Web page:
RELIGION
11/24/2014 12:29 pm ET Updated Nov 27, 2014

Taqwacore: Punk Piety For Young Muslim Rebels

Facebook/Taqwacore

First there was a rock-singer imam, then electro-dabkeh (Levantine folk dance) and Mipsters (Muslim hipsters). Now, it's time to take a look at Islamic (or Muslim) punk.

Invented in 2002 by an American author, the term "Taqwacore" has since been taken up by the media and the music scene as well as Muslim youth. A fusion of the words "hardcore" and "taqwa" (which loosely translates to “piety” in Arabic), the term was used to describe a kind of rejection of traditionalist interpretations of Islam on the part of young people (religious or not) who wanted to live their choices freely. Though the name might have lost some of its initial prestige over the years, this new kind of Islamic music certainly has an appeal.

The Kominas, a US-Pakistani Islamic punk group, is currently preparing its fourth album.

From fiction to reality

Islamic-inspired punk music is not entirely new. The year 1979 saw the birth of the British band Alien Kulture, and Fearless Iranians from Hell in Texas. Others, including Fun-Da-Mental and Asian Dub Foundation, soon followed.

But the movement wasn’t given the name “Taqwacore” until Michael Muhammad Knight published his novel.

At the age of 17, the author left New York to study Islam in Pakistan. He then converted to the religion out of rebellion, before gradually beginning to rebel against some aspects of Islam itself, including its strict rules regarding women, homosexuals and alcohol.

In his 2003 book "The Taqwacore," Knight imagined "this fantasy world where Islam had no absolute definition, and we had the power to define ourselves."

The first bands to use the term "Taqwacore" were The Kominas, Vote Hezbollah and the Sagg Taqwacore Syndicate. Others, like Diacritical, Secret Trial Five, Noble Drew, Fedayeen and Sarmust also followed suit, using Knight’s book as a manifesto for a new Muslim culture that respects differences (especially of sexual orientation), gender equality and is not afraid to challenge established Islamic tradition.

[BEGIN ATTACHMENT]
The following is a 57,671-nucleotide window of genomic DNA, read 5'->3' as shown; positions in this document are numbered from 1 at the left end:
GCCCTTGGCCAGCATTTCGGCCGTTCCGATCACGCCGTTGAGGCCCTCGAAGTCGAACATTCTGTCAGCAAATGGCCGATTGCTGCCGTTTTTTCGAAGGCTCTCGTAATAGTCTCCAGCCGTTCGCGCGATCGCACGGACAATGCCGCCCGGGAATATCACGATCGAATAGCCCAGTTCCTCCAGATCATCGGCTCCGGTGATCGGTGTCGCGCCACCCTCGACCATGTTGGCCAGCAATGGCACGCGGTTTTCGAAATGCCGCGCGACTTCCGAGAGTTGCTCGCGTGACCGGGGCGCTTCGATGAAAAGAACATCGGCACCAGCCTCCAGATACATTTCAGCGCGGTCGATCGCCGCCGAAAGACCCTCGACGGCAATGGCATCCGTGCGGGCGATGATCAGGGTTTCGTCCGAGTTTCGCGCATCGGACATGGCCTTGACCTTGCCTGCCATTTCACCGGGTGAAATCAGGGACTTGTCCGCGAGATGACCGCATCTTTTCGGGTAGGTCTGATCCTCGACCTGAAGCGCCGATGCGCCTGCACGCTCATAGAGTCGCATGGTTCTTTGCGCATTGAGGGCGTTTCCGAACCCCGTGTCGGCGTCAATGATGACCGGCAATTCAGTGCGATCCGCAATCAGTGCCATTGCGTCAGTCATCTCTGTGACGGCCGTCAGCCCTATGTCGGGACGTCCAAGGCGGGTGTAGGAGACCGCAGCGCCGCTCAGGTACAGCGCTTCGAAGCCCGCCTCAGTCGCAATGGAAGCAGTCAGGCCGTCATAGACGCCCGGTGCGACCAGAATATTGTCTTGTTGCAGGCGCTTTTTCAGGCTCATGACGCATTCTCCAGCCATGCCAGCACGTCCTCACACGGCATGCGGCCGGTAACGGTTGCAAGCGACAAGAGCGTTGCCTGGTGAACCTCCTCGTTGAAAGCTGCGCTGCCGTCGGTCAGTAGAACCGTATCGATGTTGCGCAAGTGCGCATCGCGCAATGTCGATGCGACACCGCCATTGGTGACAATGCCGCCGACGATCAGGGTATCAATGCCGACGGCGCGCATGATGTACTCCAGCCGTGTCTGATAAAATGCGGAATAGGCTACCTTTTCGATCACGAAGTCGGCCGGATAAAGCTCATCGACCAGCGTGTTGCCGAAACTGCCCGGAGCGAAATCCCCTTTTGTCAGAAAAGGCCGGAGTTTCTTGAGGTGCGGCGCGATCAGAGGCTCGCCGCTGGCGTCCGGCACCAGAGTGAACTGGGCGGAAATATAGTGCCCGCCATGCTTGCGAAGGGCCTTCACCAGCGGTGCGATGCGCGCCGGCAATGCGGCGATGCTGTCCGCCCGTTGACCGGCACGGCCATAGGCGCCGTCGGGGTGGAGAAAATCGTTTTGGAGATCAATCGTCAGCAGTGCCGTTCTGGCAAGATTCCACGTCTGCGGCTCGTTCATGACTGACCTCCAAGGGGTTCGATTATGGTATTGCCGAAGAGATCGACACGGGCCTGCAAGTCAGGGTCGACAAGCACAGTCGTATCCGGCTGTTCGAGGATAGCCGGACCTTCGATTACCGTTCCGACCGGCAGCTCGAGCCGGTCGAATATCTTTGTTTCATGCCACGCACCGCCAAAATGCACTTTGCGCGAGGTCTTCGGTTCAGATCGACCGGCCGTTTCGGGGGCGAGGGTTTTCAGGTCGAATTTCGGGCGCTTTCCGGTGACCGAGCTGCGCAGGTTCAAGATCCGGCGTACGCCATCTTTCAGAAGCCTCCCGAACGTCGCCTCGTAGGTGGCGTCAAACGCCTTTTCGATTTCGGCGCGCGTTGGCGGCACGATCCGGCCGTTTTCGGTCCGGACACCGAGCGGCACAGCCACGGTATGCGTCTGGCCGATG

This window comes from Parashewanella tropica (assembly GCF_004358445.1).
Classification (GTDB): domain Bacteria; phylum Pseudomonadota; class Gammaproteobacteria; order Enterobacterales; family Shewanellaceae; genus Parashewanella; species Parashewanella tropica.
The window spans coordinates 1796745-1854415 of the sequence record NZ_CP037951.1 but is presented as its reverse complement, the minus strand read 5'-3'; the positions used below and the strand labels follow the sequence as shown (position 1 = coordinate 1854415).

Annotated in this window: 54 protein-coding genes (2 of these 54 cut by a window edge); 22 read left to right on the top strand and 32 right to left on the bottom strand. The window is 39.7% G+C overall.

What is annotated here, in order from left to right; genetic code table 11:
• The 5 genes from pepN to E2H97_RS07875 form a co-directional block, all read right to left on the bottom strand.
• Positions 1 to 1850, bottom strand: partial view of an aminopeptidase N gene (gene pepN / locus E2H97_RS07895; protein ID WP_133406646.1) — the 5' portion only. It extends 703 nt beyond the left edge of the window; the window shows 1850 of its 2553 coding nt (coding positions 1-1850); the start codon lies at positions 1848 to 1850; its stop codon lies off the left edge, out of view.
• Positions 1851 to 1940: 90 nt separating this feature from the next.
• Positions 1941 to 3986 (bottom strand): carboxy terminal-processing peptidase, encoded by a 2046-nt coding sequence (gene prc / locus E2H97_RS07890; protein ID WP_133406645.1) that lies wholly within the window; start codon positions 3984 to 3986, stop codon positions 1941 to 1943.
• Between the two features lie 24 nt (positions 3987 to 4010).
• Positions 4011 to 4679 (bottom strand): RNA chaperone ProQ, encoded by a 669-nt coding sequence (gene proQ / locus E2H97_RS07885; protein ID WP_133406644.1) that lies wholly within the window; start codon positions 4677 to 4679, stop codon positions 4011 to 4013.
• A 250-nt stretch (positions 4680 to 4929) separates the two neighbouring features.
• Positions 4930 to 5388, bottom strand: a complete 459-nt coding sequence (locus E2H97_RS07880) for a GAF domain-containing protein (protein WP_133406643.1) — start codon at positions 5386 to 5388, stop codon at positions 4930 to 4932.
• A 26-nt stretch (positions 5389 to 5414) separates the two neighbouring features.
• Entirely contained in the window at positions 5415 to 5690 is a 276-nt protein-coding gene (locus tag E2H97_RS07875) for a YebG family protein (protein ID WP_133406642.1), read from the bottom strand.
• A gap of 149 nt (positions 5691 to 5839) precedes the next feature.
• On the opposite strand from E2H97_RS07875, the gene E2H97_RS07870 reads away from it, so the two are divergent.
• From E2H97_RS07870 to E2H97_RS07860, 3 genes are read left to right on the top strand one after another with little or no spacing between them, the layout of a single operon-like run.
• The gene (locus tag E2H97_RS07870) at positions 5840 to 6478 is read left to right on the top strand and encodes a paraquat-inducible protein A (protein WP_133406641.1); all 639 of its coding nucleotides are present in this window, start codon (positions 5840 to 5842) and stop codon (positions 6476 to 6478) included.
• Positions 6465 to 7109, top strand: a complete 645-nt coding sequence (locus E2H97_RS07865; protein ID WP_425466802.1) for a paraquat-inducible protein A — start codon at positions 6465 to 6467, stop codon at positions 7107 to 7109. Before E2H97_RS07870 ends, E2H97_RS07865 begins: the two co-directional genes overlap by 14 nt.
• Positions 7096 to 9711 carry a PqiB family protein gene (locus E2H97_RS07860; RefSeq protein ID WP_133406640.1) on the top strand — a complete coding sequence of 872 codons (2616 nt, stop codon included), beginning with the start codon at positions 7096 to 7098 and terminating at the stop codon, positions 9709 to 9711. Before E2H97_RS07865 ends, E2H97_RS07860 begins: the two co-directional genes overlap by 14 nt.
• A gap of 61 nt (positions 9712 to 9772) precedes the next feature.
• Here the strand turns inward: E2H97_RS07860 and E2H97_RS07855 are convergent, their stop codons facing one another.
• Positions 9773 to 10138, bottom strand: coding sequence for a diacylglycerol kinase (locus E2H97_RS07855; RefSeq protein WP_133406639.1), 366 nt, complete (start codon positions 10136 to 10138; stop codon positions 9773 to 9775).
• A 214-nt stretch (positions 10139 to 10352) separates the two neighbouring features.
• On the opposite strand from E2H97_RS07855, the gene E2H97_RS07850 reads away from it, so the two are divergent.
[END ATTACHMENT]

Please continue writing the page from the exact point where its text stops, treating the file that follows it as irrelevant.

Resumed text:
But after two films were produced on the subject ("Taqwacore: The Birth of Punk Islam" in 2009 and "The Taqwacores" in 2010), many of these groups have simply ceased to exist, and most of those who remain do not want be labeled "Taqwacore."

A contested movement

For many Muslims, this kind of punk rock is considered "haram" (contrary to Islam) because of its loud and aggressive music and use of profane words.

Using a tone of defiance and sarcasm, Islamic punk groups sing about imams who are too conservative, reactionary responses to the war against terrorism and the fear of the other in society.

"Punk has its own rules, which amount to saying 'f*** you'. The kind of Islam I wanted was a kind of 'f*** you, I am a Muslim no matter what you may say," Michael Muhammad Knight explained.

No wonder, then, that some people are offended or do not adhere to this concept …

But according to Kominas bassist Basim Usmani, the media engendered many negative reactions to the movement:

"There are Hasidic rastafarians, crust-punk Arabs, African punks, Cambodian surf-rockers ... It amazes me how strongly people react to Taqwacore."

Inspired by the political events of the early 2000s (the wars in Afghanistan and Iraq, Sept. 11, torture in the Abu Ghraib prison), "Taqwacore" has since been almost forgotten or denied.

But in light of recent world events, we may begin to hear about it again soon...

"Taqwacore is dead, long live Taqwacore."

Raïcore

In the meantime, have you heard of Raïcore?

Similar to Taqwacore, this new style blends rai music (a folk music genre which originated in Algeria) and hardcore punk. It’s played by the indie band Al-Thawra.

"Our music is the diaspora, with a mentality, an identity crisis, allegiance and a musical texture that lie between East and West and that belongs to neither end. Rai and Chaabi [North African folk] music have influenced me greatly, because that was real music of the people. It came from the ports, the socially marginalized from a multicultural city. It was true rebel music," explained Marwan, a member of the group.

So when can we expect to see "electrocore" or "Christian hardcore"? The ways religion and music can combine seem to be infinite.

This article originally appeared on HuffPost Maghreb and was translated from French into English.

HuffPost

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